I pen this the day after the most turgid and brutal World Cup Final for many a decade. Spain, the “New Brazil”, have triumphed, but the Dutch resorted to appalling brutality in an effort to prevail. They knew “te metiste e camisa de once baraas” (they had bitten off more than they could chew – Oh yes, its Spanish and Dutch theme this edition mi amigos!).
My excitement that, for the first time EVER, a
Referee Howard Webb had to show more cards than a Hallmarks rep!
Apart from the marvellous B’fana, B’fana enthusiasm (including the vuvuzeles – no worse than the English (AND WELSH) cricket’s Barmy Army Band with its constant “Great Escape Theme” in the key of “WAAAAGHHH”) it wasn’t the feast of footie we had hoped for. Personally, I was in a state of bitter envy that Wales weren’t there AGAIN! This was not helped when I plucked Slovenia in the Kirkland Arms’ World Cup Sweepstake. Five Quid for Slovenia! My cousin got England. HE really thought he was going to bag the couple of hundred smackers. Fair play, Slovenia did better!
During the German debacle (and I DID support the English), there was a lively debate as to why Slovenia was better than Wales. Same population numbers.
Well, hang on. Do
This was all put on the backburner as Wayne “the most attractive potato in the world” Rooney (I didn’t make it up – an American poll voted him thus) and Co achieved England’s officially worst World Cup performance ever. Despite Frank Lampard’s “goal that should have been”.
Anyway, about four days ago, an old friend, and England fanatic and Bank Manager, (I know, an odd combination), rang me to say that, having drowned his sorrows in the nearest bars to the ground (almost certainly a case of “Eres las chica mas bonita en este bar aunque eres travesty” (you are the prettiest girl in the tavern even though you are a transvestite) during said binge, and “Estaba esperando que te reconoras como consegui este tatuaje” (I was rather hoping you could remember how I got this tattoo), the morning after, he decided to cut short his Traansvaal visit and come home.
He went to the airport, was allowed to bring forward his ticket for a “nominal sum” as the lady on the desk put it, flashed the plastic, dialled in the digits without looking how much. And discovered, when his bank rang him to say he might have been defrauded in Africa, that he had almost paid a thousand pounds! And he felt immense sympathy for the bloke who “trespassed” into the English dressing room to berate David Beckham, thinking he was in a lavatory. The bloke who reported on this accidental incursion for the “Mirror”, is being kept there for some unfathomable crime. That and the Dutch ladies who wore tiny orange numbers advertising beer, shows that justice overseas is a very different kettle of fish to that here. “Die Ingelegde vis kijkt vooraal yummy” as they say in Rotterdam (that pickled fish looks absolutely yummy!) (I know, but it’s the best I can manage with fish analogies, alright.)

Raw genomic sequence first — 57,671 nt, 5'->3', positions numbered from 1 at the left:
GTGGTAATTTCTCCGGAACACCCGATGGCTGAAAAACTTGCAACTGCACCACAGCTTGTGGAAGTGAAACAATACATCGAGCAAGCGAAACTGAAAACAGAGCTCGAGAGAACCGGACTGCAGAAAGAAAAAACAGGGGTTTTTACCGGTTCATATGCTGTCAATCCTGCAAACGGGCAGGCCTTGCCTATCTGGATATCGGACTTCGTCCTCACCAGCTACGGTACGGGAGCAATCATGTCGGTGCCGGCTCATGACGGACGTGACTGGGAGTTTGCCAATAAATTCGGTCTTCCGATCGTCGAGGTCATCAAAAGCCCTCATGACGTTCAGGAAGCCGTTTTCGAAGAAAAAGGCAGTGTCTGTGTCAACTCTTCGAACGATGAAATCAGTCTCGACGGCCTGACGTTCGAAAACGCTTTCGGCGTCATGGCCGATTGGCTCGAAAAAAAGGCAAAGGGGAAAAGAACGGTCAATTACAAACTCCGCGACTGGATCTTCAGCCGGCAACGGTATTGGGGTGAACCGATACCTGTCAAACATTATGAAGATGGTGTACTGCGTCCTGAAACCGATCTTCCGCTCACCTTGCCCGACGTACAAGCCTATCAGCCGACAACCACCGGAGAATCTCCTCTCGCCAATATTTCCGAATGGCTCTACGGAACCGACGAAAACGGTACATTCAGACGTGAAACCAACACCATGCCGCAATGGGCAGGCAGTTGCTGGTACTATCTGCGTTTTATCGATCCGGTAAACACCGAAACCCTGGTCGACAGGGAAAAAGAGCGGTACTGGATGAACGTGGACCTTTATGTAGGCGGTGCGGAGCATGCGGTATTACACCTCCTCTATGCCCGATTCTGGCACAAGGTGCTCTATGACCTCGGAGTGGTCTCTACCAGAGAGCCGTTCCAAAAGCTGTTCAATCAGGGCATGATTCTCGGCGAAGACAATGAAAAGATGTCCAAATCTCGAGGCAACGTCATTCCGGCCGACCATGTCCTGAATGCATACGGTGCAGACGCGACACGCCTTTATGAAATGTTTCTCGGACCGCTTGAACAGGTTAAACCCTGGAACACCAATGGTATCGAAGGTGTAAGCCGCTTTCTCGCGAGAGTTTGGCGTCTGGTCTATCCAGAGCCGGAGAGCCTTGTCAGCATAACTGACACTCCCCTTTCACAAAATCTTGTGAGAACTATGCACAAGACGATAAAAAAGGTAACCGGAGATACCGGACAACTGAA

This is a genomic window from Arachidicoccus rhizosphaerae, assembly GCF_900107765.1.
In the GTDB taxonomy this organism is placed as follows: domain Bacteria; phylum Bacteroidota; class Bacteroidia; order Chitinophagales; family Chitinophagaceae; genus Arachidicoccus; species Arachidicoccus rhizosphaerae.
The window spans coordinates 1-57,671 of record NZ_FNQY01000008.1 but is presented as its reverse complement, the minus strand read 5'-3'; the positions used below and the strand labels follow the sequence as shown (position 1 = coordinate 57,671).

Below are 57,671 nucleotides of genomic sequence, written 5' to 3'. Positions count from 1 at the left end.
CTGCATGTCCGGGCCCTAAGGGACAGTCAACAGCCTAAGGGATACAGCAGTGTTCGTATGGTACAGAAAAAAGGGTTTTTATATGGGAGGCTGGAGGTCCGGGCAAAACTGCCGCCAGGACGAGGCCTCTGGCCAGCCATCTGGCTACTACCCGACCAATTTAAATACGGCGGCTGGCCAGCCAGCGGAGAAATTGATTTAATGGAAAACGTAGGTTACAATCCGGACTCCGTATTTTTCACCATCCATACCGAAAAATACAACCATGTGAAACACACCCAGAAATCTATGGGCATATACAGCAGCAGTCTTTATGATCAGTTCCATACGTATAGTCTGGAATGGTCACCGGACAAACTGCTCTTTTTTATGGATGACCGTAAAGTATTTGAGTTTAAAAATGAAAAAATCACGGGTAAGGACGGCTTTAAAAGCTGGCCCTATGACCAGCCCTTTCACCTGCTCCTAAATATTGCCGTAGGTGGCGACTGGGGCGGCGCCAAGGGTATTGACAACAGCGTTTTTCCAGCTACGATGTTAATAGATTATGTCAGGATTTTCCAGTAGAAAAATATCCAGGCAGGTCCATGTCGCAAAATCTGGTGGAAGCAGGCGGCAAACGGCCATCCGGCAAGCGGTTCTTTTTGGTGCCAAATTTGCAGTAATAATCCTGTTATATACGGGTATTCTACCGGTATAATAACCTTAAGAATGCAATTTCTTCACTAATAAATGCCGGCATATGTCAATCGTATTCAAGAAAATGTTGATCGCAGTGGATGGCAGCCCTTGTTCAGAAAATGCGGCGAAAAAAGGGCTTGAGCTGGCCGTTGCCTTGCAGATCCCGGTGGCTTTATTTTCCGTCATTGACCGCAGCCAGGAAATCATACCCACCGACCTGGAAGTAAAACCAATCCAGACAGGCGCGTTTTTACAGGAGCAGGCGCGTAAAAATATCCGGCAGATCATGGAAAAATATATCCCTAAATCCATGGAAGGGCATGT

I’m sorry, but the English press is daft. They hype up their team’s prospects, and castigate them when they don’t cut the mustard. Thankfully, the dismal showing by Fabio’s troubled brood did not spark the holocaust of bad behaviour from the fans, so well done! They just all did what my mate did – came home, ensuring that BA recouped the strike and ash losses of the past few months.
If Wales HAD got there, I would have been expecting to be coming home after the first Group Stage. But I would have been pleased just to be there.
So my impoverished friend, could he sue, get some dosh back, send the bill to the F.A.? Not a chance, of course. Caveat Emptor – especially when hung-over. Old son. As the Spanish would have it “Dando y dando, pajarito volando” (giving and giving, the bird is flying). (I did like that nonsence, but lyrical eh?) Giving money, flying birds/aeroplanes? Not the worst, I think.
Having got that off his chest, as is oftimes the case when having your last hope of a refund squelched by a lawyer, he decided to berate the law for anything and everything, in this case the recent horrific gun cases in Cumbria and Northumberland. Doctrine of transferred malice perchance – you’re a lawyer, must be your fault.
“Why couldn’t this stupid government just enact a new law, banning guns entirely or at least making sure that anyone seen with a gun be hurled into the chokey for a millennium or so? They were quick enough to make methadone illegal weren’t they?”
I gently reminded him that:
a. His trip must have blinded him to the fact that we now had a different government;
b. The penalty for any firearms offences are pretty darned stiff now anyway (three to five years mandatory usually), and that handguns are banned;